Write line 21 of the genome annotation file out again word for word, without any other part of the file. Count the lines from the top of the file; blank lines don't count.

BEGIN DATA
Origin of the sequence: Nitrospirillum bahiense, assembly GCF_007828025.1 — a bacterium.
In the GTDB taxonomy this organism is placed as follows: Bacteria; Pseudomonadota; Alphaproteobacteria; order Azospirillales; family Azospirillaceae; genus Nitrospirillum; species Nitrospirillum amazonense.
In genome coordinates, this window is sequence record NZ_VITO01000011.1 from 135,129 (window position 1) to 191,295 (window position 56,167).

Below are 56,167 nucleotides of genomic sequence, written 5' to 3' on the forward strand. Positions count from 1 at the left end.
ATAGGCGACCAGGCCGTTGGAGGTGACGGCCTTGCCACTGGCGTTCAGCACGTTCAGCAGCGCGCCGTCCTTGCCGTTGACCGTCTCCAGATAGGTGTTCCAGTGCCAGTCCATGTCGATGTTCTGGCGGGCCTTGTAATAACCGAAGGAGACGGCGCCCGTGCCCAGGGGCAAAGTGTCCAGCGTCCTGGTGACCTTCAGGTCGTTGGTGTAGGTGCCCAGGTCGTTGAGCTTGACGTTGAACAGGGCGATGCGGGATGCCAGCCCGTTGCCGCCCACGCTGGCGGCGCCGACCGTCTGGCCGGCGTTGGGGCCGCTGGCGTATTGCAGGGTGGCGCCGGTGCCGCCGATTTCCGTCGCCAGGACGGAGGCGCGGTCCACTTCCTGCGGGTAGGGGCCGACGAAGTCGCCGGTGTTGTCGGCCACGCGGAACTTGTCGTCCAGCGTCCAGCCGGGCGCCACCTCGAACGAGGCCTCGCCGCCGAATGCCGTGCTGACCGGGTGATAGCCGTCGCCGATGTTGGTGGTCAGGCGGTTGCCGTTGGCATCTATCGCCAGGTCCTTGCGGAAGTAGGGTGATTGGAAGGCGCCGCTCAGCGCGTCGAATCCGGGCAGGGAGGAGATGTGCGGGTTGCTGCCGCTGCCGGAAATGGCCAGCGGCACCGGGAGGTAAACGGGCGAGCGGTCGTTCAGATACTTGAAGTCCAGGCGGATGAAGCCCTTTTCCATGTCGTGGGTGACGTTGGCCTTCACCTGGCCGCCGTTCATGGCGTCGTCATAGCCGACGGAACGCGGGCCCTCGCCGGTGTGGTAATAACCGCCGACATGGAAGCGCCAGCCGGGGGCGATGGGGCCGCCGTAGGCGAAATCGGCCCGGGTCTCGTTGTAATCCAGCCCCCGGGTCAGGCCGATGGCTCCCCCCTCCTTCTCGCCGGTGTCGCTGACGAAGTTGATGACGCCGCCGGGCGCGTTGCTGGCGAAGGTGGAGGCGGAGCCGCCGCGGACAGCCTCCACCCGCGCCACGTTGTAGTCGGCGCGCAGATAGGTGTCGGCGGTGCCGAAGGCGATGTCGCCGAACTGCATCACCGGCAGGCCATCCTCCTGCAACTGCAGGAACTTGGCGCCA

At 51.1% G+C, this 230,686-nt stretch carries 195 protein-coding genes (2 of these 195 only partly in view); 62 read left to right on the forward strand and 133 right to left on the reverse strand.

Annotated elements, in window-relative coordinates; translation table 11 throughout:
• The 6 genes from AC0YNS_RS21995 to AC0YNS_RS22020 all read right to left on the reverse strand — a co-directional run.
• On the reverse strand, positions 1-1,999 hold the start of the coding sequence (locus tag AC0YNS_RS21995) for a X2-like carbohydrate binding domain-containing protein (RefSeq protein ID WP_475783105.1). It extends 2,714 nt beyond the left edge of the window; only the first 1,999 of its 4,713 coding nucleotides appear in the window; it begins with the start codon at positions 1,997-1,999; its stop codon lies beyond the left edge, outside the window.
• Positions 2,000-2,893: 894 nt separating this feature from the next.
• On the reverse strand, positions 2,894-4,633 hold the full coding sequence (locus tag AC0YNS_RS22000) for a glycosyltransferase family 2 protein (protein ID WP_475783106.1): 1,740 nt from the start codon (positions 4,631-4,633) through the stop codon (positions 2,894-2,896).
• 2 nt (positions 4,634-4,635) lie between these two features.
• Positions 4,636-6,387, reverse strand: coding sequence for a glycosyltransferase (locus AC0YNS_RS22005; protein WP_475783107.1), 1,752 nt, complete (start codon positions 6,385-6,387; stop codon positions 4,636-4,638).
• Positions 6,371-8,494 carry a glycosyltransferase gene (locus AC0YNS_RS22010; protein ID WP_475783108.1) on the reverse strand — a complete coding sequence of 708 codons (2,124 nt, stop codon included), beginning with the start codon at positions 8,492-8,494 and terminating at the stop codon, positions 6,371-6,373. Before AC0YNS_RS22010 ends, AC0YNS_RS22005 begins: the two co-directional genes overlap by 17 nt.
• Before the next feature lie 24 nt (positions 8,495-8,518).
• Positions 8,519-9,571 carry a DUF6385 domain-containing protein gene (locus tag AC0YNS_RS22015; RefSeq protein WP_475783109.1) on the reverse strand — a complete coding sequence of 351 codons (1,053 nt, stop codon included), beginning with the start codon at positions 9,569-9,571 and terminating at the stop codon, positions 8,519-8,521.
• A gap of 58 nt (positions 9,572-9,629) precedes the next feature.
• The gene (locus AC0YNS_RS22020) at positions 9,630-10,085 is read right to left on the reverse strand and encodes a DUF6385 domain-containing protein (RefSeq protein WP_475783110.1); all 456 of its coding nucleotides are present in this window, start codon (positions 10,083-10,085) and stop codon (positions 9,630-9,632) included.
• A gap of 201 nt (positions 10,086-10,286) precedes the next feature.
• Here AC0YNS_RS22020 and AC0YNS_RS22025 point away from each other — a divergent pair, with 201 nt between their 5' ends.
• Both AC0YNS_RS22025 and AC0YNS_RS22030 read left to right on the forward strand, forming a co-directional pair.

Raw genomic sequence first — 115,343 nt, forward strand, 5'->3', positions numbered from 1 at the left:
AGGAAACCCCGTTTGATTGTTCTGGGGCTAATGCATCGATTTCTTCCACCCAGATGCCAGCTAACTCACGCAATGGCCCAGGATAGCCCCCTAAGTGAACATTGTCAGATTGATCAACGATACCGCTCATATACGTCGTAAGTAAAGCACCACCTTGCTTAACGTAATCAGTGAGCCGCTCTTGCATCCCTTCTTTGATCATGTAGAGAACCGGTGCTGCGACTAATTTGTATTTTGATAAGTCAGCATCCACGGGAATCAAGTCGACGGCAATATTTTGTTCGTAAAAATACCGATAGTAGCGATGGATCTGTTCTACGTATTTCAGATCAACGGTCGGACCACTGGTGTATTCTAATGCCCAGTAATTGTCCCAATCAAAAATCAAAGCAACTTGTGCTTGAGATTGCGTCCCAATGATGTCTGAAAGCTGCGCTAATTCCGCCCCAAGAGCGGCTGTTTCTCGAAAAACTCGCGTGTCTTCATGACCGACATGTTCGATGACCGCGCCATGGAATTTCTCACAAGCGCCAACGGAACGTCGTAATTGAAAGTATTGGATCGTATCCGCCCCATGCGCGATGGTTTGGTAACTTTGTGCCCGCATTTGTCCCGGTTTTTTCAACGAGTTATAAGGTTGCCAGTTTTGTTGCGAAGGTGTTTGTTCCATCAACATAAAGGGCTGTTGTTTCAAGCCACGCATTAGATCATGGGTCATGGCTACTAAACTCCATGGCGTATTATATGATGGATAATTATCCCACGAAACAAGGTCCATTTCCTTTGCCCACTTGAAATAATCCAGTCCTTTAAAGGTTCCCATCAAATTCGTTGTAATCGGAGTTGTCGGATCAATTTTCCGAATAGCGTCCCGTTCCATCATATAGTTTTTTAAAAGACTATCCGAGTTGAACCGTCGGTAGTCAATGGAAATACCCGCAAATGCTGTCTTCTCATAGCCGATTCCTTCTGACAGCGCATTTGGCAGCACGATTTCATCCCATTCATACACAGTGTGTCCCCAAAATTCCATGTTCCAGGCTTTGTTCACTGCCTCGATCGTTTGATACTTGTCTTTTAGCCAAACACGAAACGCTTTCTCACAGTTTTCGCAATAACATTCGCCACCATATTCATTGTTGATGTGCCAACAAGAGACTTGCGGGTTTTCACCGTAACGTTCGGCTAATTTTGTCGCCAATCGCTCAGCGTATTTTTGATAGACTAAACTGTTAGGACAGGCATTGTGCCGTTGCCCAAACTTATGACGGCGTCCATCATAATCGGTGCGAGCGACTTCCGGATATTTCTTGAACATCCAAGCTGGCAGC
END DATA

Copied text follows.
• Both AC0YNS_RS22025 and AC0YNS_RS22030 read left to right on the forward strand, forming a co-directional pair.